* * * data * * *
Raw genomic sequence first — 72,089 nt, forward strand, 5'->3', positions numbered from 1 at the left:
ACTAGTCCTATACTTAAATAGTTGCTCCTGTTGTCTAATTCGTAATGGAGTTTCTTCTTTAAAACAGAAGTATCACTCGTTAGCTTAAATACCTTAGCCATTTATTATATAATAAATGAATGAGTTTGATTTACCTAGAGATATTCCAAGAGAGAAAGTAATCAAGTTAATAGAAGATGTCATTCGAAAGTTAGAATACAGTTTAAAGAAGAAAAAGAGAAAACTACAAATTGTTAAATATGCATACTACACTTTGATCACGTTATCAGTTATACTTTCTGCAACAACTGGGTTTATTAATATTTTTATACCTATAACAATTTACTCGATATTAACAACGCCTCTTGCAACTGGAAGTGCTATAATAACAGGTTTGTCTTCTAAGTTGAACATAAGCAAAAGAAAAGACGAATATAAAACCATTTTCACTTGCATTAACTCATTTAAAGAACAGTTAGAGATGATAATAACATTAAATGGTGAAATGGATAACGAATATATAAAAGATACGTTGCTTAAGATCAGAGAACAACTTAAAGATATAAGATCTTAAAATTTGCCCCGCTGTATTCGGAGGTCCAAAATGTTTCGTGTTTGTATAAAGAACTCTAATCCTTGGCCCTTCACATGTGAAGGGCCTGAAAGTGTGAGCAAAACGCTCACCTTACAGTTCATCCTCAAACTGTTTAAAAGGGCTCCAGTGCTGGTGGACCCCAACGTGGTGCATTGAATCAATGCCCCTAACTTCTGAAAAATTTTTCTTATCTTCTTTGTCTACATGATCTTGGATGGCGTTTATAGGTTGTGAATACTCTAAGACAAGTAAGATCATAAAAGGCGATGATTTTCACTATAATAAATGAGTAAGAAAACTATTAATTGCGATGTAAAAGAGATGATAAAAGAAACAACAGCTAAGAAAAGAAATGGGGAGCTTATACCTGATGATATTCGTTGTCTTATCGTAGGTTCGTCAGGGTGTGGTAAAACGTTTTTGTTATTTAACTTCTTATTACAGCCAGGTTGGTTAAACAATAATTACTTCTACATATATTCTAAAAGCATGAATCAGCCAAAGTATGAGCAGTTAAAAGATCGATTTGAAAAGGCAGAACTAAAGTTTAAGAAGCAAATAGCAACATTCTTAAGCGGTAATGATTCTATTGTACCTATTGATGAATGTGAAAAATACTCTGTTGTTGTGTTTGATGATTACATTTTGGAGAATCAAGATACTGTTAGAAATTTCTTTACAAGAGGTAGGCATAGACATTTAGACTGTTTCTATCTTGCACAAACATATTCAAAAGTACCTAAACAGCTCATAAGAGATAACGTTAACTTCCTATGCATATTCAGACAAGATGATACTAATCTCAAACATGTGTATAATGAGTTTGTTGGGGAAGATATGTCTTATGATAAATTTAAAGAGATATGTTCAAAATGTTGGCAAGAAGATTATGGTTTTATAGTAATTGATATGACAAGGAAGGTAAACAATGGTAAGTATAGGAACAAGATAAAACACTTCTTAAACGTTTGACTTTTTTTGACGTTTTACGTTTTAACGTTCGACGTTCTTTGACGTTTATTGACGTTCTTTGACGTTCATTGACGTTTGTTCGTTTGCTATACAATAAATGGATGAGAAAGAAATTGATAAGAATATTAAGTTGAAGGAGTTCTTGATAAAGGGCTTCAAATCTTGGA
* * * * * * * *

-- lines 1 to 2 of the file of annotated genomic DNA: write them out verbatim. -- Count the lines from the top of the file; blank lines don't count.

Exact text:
Raw genomic sequence first — 72,089 nt, forward strand, 5'->3', positions numbered from 1 at the left:
ACTAGTCCTATACTTAAATAGTTGCTCCTGTTGTCTAATTCGTAATGGAGTTTCTTCTTTAAAACAGAAGTATCACTCGTTAGCTTAAATACCTTAGCCATTTATTATATAATAAATGAATGAGTTTGATTTACCTAGAGATATTCCAAGAGAGAAAGTAATCAAGTTAATAGAAGATGTCATTCGAAAGTTAGAATACAGTTTAAAGAAGAAAAAGAGAAAACTACAAATTGTTAAATATGCATACTACACTTTGATCACGTTATCAGTTATACTTTCTGCAACAACTGGGTTTATTAATATTTTTATACCTATAACAATTTACTCGATATTAACAACGCCTCTTGCAACTGGAAGTGCTATAATAACAGGTTTGTCTTCTAAGTTGAACATAAGCAAAAGAAAAGACGAATATAAAACCATTTTCACTTGCATTAACTCATTTAAAGAACAGTTAGAGATGATAATAACATTAAATGGTGAAATGGATAACGAATATATAAAAGATACGTTGCTTAAGATCAGAGAACAACTTAAAGATATAAGATCTTAAAATTTGCCCCGCTGTATTCGGAGGTCCAAAATGTTTCGTGTTTGTATAAAGAACTCTAATCCTTGGCCCTTCACATGTGAAGGGCCTGAAAGTGTGAGCAAAACGCTCACCTTACAGTTCATCCTCAAACTGTTTAAAAGGGCTCCAGTGCTGGTGGACCCCAACGTGGTGCATTGAATCAATGCCCCTAACTTCTGAAAAATTTTTCTTATCTTCTTTGTCTACATGATCTTGGATGGCGTTTATAGGTTGTGAATACTCTAAGACAAGTAAGATCATAAAAGGCGATGATTTTCACTATAATAAATGAGTAAGAAAACTATTAATTGCGATGTAAAAGAGATGATAAAAGAAACAACAGCTAAGAAAAGAAATGGGGAGCTTATACCTGATGATATTCGTTGTCTTATCGTAGGTTCGTCAGGGTGTGGTAAAACGTTTTTGTTATTTAACTTCTTATTACAGCCAGGTTGGTTAAACAATAATTACTTCTACATATATTCTAAAAGCATGAATCAGCCAAAGTATGAGCAGTTAAAAGATCGATTTGAAAAGGCAGAACTAAAGTTTAAGAAGCAAATAGCAACATTCTTAAGCGGTAATGATTCTATTGTACCTATTGATGAATGTGAAAAATACTCTGTTGTTGTGTTTGATGATTACATTTTGGAGAATCAAGATACTGTTAGAAATTTCTTTACAAGAGGTAGGCATAGACATTTAGACTGTTTCTATCTTGCACAAACATATTCAAAAGTACCTAAACAGCTCATAAGAGATAACGTTAACTTCCTATGCATATTCAGACAAGATGATACTAATCTCAAACATGTGTATAATGAGTTTGTTGGGGAAGATATGTCTTATGATAAATTTAAAGAGATATGTTCAAAATGTTGGCAAGAAGATTATGGTTTTATAGTAATTGATATGACAAGGAAGGTAAACAATGGTAAGTATAGGAACAAGATAAAACACTTCTTAAACGTTTGACTTTTTTTGACGTTTTACGTTTTAACGTTCGACGTTCTTTGACGTTTATTGACGTTCTTTGACGTTCATTGACGTTTGTTCGTTTGCTATACAATAAATGGATGAGAAAGAAATTGATAAGAATATTAAGTTGAAGGAGTTCTTGATAAAGGGCTTCAAATCTTGGA